In 1994, Secure Sockets Layer (SSL) emerged to give clients an encrypted method to surf the web. By 1999, its successor – the Transport Layer Security (TLS) protocol – offered a more robust cryptographic protocol across technical components like cipher suites, record protocol, message authentication, and handshake process. HTTP over SSL or HTTP over TLS, dubbed HTTPS, wasn’t immediately adopted by the masses.
Thanks to an industry campaign led by the Electronic Frontier Foundation (EFF) for users, website owners, and hosting providers to prioritize secure web traffic, HTTPS has overcome its less secure older sibling. In 2016, only 40% of websites protected their web pages and visiting users with HTTPS. Five years later, that number is more than 90% of websites, protecting users en masse from web attacks.
Before computer science, two individuals could use an identical key to unlock a shared mailbox or gate. Today, symmetric encryption – via block ciphers or stream ciphers – works much the same way, offering two or more users the ability to encrypt and decrypt messages with a single, shared key between stakeholders.
Users can establish a symmetric key to share private messages through a secure channel like a password manager. Unfortunately, while symmetric encryption is a faster method, it also is less secure.
Symmetric models rely on the integrity of the private key, and sharing it in plaintext over text or email leaves users vulnerable. Phishing and social engineering are common ways threat actors can obtain a symmetric key, but cryptanalysis and brute force attempts can also break symmetric key ciphers.
In the 1970s, the demand for more secure cryptographic systems was met with computer scientists from Stanford and MIT developing the first examples of asymmetric encryption.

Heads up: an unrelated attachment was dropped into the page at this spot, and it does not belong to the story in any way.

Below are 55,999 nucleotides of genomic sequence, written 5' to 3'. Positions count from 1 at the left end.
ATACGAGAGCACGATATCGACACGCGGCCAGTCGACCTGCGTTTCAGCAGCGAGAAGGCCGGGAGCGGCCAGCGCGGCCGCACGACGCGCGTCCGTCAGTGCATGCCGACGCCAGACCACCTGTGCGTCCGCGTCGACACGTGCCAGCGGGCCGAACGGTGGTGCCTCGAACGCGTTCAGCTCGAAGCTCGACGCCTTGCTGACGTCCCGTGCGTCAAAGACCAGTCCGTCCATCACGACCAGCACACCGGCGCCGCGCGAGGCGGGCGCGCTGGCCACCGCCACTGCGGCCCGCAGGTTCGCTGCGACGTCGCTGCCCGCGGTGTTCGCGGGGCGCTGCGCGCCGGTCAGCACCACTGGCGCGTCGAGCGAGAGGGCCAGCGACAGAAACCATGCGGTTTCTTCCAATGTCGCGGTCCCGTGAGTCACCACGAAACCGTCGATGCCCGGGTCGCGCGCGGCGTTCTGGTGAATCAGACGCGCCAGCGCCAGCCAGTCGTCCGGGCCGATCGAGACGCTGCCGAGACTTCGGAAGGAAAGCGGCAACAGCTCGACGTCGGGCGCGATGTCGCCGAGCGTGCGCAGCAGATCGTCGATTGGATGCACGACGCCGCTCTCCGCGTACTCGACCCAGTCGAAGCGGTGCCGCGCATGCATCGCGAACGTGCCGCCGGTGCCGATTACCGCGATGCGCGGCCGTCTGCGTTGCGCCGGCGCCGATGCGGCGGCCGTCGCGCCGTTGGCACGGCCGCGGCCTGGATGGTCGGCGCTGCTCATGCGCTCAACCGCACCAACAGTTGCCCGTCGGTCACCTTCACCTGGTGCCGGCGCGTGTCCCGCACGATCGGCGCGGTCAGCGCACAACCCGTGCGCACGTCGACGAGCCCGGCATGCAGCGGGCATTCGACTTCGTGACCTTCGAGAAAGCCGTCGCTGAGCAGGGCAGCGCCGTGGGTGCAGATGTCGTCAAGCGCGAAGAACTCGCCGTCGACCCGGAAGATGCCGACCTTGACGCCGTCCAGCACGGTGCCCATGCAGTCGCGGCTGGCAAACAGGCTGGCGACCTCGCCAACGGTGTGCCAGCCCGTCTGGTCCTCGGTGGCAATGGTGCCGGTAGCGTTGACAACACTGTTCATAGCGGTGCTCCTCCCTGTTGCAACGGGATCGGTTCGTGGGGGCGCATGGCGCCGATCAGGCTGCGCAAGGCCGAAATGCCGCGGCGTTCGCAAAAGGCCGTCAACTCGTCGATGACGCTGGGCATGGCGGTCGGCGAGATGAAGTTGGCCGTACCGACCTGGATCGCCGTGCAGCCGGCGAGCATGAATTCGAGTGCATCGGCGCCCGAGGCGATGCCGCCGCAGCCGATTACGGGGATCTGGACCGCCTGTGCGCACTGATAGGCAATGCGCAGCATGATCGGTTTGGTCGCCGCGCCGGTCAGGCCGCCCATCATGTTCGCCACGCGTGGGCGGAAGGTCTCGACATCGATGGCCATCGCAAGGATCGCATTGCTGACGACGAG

Unlike symmetric cryptography, asymmetric encryption is a complex mathematical process in which two users exchange public and private components to create a shared, unique key. Though more complicated and expensive to implement, asymmetric encryption uses thousands of bits and a robust key generation process to ensure secure communications over distributed networks.
Software developers and organizations increasingly use symmetric and asymmetric encryption methods to give users speed and security in communication.
Also known as hybrid encryption, the bundle of the two methods usually starts with a handshake between users through asymmetric cryptography to establish security. Within the asymmetric connection, parties then use symmetric algorithms for the faster processing of messages.
Cryptography challenges have been met by leading computer scientists, universities, and national security and intelligence agencies. The below section looks at the most substantial standards in the evolution of encryption.
The need for a government-wide standard to encrypt sensitive information was evident in 1973, when the U.S. National Bureau of Standards, nowadays the NIST, made a public request for potential ciphers. The algorithm dubbed the Data Encryption Standard (DES) was developed and proposed by IBM and lead cryptographer Horst Feistel.
By the 1990s, DES received wide criticism for its vulnerability to brute force attacks and its short key size. Triple DES, wherein the DES cipher algorithm ran over data blocks three times, proved to be more secure but insufficient for the online ecosystem and universe of data coming.
Shortly after the release of DES, three computer scientists – Whitfield Diffie, Martin Hellman, and Ralph Merkle – published their research on public-private key cryptography in 1976. As it came to be known, the Diffie-Hellman-Merkle (DHM) key exchange set a precedent for asymmetric encryption before the global networking boom.
Unlike symmetric encryption methods, which previously used few bits, the DHM key exchange provided for encryption supporting key lengths of 2,048 bits to 4,096 bits.
A year after DHM’s findings, three cryptographers – Ron Rivest, Adi Shamir, and Leonard Adleman – developed the RSA public-key cryptosystem.
The three innovators and MIT patented the RSA algorithm, a proprietary system available through RSA Security until its public release in 2000. Standing the test of time, the RSA algorithm remains the most popular public key cryptographic system today and introduced the concept of digital signatures for authentication.